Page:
Under section 24 of the Wildlife Act, in addition to any court-ordered penalties, a director may cancel a hunting licence and prohibit a person from hunting for any cause considered sufficient by the director. After considering the penalties imposed on other hunters for similar violations, and the information presented by the COS and the Appellant, the Deputy Director concluded that a 10-year licence suspension was appropriate.

    The Appellant appealed the Deputy Director’s decision on the grounds that the penalty was excessive. The Appellant also argued that the Deputy Director’s evidence presented during the appeal process showed that he was biased against the Appellant. The Appellant asked the Board to allow him to hunt with a licensed guide outfitter during the suspension period. Alternatively, he asked that the period of prohibition be reduced to two years, with the exception of allowing him to hunt during that period with a guide outfitter. He submitted that he would no longer be a resident of Canada, and therefore, he would be required to hire a licensed guide outfitter to hunt in BC. Therefore, the ten-year licence suspension was not required to achieve the purpose of protecting wildlife.

    The Deputy Director opposed the appeal, and requested that the Board award costs against the Appellant on the basis that the appeal raised no real justiciable question, had little prospect of success, and was lacking in substance.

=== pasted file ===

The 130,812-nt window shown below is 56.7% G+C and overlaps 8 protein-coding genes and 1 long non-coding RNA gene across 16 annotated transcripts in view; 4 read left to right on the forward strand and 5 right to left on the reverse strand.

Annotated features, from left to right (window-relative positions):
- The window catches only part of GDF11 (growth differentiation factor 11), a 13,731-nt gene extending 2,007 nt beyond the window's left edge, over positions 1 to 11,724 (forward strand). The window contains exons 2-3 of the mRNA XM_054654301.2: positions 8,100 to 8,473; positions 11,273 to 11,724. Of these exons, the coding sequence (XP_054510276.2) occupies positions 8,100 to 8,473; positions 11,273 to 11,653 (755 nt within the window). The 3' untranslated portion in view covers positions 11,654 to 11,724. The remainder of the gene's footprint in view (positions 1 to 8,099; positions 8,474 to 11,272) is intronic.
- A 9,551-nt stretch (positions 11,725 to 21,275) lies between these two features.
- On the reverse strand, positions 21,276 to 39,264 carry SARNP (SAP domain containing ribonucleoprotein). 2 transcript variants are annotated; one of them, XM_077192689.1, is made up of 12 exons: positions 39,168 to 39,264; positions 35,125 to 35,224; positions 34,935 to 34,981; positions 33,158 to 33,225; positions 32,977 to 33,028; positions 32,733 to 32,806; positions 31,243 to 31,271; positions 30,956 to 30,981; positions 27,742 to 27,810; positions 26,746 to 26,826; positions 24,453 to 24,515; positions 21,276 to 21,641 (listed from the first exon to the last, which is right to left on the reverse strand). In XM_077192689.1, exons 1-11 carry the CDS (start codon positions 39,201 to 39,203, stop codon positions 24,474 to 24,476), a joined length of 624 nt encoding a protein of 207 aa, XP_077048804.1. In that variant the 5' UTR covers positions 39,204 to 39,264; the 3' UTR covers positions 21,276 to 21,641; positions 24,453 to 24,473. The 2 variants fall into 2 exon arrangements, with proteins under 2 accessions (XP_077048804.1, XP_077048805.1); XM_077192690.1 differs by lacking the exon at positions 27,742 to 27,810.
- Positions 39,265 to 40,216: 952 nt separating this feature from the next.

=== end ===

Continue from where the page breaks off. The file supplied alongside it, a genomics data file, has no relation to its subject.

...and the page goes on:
Regarding the allegation that the Deputy Director was biased against the Appellant, the Board noted that appeals are conducted as a new hearing of the matter, and the person who made the appealed decision will normally testify and be cross-examined. In doing so, the decision-maker may explain the basis for his or her decision, and make arguments in response to the issues raised by the appeal. The Board found that there was no evidence of a reasonable apprehension of bias, or actual bias, on the part of the Deputy Director when he made his decision, or in his appeal submissions.

    In assessing the appropriateness of the penalty imposed by the Deputy Director, the Board considered the evidence that the Appellant described as mitigating factors, and the evidence that the Deputy Director described as aggravating factors. The Appellant claimed that he now took responsibility for the violations, and that the violations were attributable to his inexperience and ignorance. However the Board found that the violations committed by the Appellant, individually and cumulatively, were very serious: shooting game out of season, failing to correctly identify species, and abandoning wildlife that were shot. As a further aggravating factor, the violations were committed over several years, and the Appellant made no effort to mend his ways until 2017, when he faced Court charges and the suspension of his hunting licences. The Board held that there was clearly a pattern of poor and unethical hunting practices by the Appellant over several years, with no acceptance of responsibility until he faced serious consequences. The Board also considered penalties that were previously imposed on others for similar violations. The Board concluded that the penalty imposed on the Appellant was appropriate in the circumstances.

    Finally, the Board found that although the appeal was unsuccessful, it was not frivolous, brought for an improper purpose, or lacking in substance. The Board held that the circumstances did not warrant an order for costs.

    Accordingly, the appeal was dismissed, and the Deputy Director’s application for costs was denied.